I hadn't let myself cry up until that point. I knew that I was hurt and scared but I knew that I was all alone and no one else was going to help me. So what good would crying do? But when I finally had someone there who could help me and comfort me I let loose. At least for a minute. Then I became seriously concerned about Jeff and making sure he was okay. More of the family arrived and we followed Jeff down the river from across it. I refused to go back to camp until I knew for sure that Jeff was okay. But then I started to get worried that he was perfectly fine. No cuts or bruises or injuries. So I said that he better be hurt just a little bit or I would be mad.
Our kayak and one of the oars had been rescued so they used that to get across the river where it was a little mellower and pick up Jeff and take him back to camp. We met them at the river where they got out. Jeff and I went to each other and assessed the other's injuries. He was okay but he did have a couple scrapes and hurt his tailbone pretty bad. I was glad. Glad he was alive and well, and glad he wasn't completely unscathed from that ordeal.
Kurt's mom Debbie let me take a shower in their trailer so I could wash off all the blood and dirt. Then Lori cleaned and bandaged my legs and finger. I had a deep cut on my finger that might have needed stitches if all the skin hadn't been removed. I was still in shock. Freezing and shivering. So I got dressed in jeans and a thermal shirt and then wrapped myself in a blanket and stayed in the trailer for awhile. Jeff and his brother-in-law Kevin had driven back up the mountain to take some pictures of the river where we crashed. So he stopped by to show them to me. He also showed me pictures of the river downstream from where we got dumped. We were really lucky we got out where we did. Or else we really would have died. And I was lucky I got to shore where I did because there was a drop off on my side that would have killed me.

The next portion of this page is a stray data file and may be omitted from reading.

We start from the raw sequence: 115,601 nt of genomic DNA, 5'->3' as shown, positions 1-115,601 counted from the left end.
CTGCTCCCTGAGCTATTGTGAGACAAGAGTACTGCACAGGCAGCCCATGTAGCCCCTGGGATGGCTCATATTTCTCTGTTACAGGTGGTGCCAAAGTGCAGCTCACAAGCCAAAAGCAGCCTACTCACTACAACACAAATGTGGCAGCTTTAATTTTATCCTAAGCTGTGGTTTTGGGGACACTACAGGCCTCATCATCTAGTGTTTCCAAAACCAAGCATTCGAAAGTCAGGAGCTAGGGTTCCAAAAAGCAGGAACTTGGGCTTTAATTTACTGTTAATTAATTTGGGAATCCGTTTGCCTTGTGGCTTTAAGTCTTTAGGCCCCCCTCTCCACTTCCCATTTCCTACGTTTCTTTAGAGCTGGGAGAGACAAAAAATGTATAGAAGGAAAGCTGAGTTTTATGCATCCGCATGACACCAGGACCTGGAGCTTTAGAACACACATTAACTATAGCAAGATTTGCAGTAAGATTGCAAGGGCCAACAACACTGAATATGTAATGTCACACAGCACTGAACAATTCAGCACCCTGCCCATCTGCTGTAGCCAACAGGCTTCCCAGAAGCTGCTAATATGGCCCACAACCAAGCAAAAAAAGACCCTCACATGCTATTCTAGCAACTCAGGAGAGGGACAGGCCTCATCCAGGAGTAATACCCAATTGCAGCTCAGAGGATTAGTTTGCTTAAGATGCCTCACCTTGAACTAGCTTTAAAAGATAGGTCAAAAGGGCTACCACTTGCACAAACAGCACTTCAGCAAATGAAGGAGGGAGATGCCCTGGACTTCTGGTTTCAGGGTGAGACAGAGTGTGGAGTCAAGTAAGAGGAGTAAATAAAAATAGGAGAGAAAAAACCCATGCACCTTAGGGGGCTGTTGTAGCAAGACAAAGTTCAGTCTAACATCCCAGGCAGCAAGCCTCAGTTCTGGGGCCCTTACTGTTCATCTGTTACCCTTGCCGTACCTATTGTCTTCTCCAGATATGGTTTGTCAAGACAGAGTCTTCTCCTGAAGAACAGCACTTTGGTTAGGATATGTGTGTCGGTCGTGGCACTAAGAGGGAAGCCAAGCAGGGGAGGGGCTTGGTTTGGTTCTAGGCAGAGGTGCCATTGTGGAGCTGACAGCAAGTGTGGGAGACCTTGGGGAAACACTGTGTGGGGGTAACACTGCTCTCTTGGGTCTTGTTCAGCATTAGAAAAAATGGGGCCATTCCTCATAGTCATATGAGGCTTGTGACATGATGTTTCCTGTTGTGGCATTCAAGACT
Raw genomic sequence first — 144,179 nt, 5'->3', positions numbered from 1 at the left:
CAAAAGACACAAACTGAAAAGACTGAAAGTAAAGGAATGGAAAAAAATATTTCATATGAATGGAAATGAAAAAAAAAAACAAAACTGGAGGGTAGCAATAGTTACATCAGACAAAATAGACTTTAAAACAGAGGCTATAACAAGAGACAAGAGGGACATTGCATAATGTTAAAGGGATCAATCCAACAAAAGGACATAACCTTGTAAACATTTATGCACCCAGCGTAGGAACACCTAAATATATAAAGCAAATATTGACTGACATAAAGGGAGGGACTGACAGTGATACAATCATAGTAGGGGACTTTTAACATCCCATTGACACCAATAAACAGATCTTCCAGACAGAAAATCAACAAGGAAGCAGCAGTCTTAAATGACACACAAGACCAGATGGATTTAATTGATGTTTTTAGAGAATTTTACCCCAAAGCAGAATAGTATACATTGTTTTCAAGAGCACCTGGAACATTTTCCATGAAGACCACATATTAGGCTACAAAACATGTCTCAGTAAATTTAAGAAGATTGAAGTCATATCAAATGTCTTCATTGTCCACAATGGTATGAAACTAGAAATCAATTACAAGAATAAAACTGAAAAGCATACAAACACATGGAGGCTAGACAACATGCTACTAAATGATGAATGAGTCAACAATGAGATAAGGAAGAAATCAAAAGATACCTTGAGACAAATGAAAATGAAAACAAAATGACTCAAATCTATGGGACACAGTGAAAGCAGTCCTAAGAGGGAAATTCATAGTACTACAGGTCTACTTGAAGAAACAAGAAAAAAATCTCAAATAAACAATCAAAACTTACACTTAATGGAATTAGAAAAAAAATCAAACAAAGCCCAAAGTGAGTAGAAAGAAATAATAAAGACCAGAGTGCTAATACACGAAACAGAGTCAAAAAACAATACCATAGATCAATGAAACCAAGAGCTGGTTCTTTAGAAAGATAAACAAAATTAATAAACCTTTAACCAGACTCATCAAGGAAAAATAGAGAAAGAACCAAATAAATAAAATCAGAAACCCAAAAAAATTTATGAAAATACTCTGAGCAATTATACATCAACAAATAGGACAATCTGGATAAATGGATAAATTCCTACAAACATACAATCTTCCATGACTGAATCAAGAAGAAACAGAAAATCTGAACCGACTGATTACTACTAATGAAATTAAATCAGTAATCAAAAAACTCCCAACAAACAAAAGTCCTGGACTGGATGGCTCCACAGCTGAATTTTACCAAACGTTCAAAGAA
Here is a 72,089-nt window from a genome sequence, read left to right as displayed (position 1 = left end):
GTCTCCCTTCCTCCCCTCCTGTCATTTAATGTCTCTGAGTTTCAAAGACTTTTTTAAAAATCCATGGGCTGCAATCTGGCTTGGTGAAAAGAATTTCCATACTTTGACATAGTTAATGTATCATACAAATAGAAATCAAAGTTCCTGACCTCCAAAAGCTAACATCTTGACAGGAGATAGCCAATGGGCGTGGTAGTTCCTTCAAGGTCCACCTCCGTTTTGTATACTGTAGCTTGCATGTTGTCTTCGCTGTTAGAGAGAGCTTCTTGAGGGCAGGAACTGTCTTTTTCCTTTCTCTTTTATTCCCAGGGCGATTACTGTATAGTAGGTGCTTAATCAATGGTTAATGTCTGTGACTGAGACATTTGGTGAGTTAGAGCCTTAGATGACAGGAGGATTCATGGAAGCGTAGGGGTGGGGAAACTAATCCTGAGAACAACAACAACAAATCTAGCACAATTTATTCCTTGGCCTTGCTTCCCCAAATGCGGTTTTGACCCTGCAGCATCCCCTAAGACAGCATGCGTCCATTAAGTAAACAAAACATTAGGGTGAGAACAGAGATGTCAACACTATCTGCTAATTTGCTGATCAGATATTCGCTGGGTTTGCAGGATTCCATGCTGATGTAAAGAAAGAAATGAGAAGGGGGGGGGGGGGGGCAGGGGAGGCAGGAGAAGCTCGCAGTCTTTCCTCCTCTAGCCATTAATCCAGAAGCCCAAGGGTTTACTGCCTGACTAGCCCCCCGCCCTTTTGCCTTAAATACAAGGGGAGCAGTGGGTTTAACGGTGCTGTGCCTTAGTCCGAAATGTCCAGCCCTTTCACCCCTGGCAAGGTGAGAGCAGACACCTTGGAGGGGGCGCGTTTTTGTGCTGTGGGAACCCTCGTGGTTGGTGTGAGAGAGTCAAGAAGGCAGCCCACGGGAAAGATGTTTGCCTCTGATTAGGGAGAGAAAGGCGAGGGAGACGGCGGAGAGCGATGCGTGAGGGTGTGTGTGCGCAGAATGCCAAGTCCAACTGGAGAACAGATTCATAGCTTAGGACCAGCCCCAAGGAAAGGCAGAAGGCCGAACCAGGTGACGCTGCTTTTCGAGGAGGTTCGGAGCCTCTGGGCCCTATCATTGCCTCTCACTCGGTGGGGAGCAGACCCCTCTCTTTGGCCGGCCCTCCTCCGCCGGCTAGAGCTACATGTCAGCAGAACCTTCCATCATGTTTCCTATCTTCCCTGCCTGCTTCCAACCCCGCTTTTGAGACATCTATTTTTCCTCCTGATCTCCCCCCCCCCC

Everything that happened was pretty incredible. Kevin and his wife Becky had been at the top of the canyon watching us kayak down the river and saw the whole thing happen. They said that the kayak stayed in the rapid right where we got dumped out, and just stayed there spinning for a minute or more. Jeff and I were lucky to not get caught in that.
When they saw us spill Kevin took off on the 4-wheeler to head back to camp to tell everyone and get help. Lori and Kurt swear that Kevin showed up and shouted that we had crashed and to go to the river and look for bodies. Of course Lori started freaking out. They drove up to a spot on the river where some other people were camping and asked them for rope and to help. Lori cried to some guy that her sister was in the river and he was really sympathetic and sweet to her. They found the kayak and one of the oars there, but no bodies. That must have been when they raced up the mountain to where I was.
Jeff is a total dare devil, adrenaline junkie, thrill seeker, crazy dude. But he told me that if he doesn't feel good about doing something then he won't do it. Before we went down the river he said he felt good about going too. This accident really shook him up too. All of his family could tell. I could tell and I don't know Jeff that well. His mom said she was glad he got hurt because sometimes Jeff needs to be shaken up. Maybe this really was something we both just needed to go through.
Several times after this has happen Jeff has asked me how I got to the side of the river so fast. I think what Jeff is really saying to me is, I didn't know you were such a fast swimmer, and that makes me kind of proud. And thankful for all the swimming I've done in my life. Swimming lessons, boogie boarding and body surfing in the ocean, tubing and rafting in rivers and swimming in friends and neighbors pools.